an observer behind the source will hear a lower frequency

Now the source is moving at the speed of sound in the medium (s = c, or Mach 1). assuming the speed of sound in air at sea level is about 330 m/s . The wave fronts in front of the source are now all bunched up at the same point. As a result, an

observer in front of the source will detect nothing until the source arrives where

.

An observer behind of the source

.

The sound source has now broken through the sound speed barrier, and is traveling at 1.4 times the speed of sound, c (Mach 1.4). Since the source is moving faster than the sound waves it creates, it actually leads the advancing wavefront. The sound source will pass by a stationary observer before the observer actually hears the sound it creates. As a result, an

observer in front of the source will detect

and an observer behind the

source

.

In classical physics, where the speeds of source and the receiver relative to the medium are lower than the velocity of waves in the medium, the relationship between observed frequency f and emitted frequency f0 is given by:[3]

where is the velocity of waves in the medium; is the velocity of the receiver relative to the medium; positive if the receiver is moving towards the source; is the velocity of the source relative to the medium; positive if the source is moving away from the receiver. The frequency is decreased if either is moving away from the other.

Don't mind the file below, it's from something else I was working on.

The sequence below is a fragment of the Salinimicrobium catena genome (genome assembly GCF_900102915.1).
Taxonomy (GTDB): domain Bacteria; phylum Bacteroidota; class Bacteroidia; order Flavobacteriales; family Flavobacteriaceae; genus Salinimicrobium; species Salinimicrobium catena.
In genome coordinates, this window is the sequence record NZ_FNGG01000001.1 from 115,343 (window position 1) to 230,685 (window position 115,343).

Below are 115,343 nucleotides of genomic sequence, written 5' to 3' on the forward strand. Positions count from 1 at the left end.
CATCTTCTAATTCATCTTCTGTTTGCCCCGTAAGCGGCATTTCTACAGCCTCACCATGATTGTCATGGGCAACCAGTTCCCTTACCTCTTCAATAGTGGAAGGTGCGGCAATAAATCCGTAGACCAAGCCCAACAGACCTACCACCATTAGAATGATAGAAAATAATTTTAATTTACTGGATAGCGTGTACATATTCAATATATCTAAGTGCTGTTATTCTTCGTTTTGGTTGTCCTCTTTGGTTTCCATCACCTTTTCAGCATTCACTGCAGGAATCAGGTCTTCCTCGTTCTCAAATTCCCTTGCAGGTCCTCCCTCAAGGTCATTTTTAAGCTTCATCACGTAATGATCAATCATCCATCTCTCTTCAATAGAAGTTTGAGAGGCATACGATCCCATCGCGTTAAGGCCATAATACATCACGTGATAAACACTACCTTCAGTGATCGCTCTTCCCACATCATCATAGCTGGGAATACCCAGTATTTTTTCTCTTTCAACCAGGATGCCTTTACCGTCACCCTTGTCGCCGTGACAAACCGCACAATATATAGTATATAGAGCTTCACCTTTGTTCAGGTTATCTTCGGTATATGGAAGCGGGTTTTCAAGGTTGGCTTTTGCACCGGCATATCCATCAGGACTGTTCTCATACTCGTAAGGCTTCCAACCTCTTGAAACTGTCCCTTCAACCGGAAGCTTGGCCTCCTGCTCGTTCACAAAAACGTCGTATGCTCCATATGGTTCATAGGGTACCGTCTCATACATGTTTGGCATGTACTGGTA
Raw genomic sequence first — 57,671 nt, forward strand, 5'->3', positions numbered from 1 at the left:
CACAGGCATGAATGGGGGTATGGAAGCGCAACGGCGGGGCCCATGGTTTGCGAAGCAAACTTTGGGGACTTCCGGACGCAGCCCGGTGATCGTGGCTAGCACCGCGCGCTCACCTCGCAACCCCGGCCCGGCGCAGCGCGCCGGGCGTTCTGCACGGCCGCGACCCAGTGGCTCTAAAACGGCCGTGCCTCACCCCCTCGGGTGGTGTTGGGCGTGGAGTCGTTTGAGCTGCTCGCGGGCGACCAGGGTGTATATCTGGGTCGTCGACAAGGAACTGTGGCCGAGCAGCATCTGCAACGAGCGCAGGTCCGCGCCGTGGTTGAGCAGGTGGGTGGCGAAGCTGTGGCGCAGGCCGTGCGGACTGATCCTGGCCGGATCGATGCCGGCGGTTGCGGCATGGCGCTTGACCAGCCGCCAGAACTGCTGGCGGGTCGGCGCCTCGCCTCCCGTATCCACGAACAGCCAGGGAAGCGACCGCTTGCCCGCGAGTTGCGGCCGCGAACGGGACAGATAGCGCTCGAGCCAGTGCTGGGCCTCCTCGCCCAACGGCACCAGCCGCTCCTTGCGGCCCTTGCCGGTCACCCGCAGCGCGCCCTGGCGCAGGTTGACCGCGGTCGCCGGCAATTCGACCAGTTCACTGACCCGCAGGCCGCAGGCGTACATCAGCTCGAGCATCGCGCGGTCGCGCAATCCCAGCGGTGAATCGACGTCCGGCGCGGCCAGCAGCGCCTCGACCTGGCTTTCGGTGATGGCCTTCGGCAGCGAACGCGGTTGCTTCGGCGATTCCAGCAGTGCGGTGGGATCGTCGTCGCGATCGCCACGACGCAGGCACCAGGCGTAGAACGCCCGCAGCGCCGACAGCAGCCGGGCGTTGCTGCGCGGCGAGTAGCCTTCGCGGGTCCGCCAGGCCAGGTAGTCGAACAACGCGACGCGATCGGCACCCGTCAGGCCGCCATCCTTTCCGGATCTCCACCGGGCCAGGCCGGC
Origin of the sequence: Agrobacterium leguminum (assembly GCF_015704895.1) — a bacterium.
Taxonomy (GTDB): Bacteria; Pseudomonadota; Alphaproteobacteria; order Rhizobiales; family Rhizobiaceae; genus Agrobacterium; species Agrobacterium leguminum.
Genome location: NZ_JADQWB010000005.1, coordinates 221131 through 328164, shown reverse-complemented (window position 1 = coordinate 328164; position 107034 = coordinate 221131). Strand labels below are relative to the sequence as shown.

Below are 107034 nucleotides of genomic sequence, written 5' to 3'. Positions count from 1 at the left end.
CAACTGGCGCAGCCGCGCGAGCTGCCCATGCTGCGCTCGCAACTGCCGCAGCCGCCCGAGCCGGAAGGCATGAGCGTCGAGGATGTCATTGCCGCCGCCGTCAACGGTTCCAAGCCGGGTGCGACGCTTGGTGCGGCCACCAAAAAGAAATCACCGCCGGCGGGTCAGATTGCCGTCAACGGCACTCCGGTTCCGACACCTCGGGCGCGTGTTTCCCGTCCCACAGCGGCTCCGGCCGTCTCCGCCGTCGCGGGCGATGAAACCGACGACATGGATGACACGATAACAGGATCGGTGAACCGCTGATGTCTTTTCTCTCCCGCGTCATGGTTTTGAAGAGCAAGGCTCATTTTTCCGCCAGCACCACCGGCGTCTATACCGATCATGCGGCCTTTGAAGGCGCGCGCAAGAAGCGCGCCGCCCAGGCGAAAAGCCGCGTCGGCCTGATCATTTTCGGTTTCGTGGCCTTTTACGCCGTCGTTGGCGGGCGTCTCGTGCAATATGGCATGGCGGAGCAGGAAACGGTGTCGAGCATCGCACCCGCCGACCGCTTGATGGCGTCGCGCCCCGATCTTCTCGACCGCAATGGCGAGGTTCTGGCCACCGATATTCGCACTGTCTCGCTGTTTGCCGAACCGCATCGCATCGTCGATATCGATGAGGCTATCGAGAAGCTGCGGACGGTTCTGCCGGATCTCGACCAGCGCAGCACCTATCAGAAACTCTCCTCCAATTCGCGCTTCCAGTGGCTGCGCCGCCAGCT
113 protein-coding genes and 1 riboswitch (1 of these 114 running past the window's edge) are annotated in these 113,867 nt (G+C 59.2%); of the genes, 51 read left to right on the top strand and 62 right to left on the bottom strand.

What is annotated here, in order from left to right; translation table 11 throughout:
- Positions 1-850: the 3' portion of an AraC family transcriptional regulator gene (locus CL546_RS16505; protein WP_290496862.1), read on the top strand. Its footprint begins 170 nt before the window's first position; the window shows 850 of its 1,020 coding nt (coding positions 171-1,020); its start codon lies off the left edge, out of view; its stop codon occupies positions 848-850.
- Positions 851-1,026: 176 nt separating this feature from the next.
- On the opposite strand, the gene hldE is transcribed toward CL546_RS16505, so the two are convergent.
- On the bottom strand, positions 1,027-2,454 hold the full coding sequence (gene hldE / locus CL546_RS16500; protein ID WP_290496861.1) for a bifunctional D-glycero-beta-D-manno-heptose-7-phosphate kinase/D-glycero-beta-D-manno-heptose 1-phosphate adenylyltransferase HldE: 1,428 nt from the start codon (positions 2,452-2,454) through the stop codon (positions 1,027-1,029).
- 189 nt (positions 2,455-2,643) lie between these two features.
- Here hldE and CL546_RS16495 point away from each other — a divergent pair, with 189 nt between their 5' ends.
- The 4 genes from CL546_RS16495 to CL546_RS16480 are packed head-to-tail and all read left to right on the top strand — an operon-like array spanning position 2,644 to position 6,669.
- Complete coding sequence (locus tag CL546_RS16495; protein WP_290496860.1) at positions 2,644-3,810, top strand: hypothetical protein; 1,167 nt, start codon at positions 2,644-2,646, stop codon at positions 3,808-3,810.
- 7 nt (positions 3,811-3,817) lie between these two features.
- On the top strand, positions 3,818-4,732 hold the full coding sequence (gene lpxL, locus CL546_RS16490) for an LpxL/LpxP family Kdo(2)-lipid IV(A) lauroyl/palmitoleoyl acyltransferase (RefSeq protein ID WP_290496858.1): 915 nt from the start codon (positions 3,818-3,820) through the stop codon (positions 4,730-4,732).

The above formula works for sound waves if and only if the speeds of the source and receiver relative to the medium are slower than the speed of sound. See also Sonic boom. The above formula assumes that the source is either directly approaching or receding from the observer. If the source approaches the observer at an angle (but still with a constant velocity), the observed frequency that is first heard is higher than the object's emitted frequency. Thereafter, there is a monotonic decrease in the observed frequency as it gets closer to the observer, through equality when it is closest to the observer, and a continued monotonic decrease as it recedes from the observer. When the observer is very close to the path of the object, the transition from high to low frequency is very abrupt. When the observer is far from the path of the object, the transition from high to low frequency is gradual. In the limit where the speed of the wave is much greater than the relative speed of the source and observer (this is often the case with electromagnetic waves, e.g. light), the relationship between observed frequency f and emitted frequency f0 is given by:[3]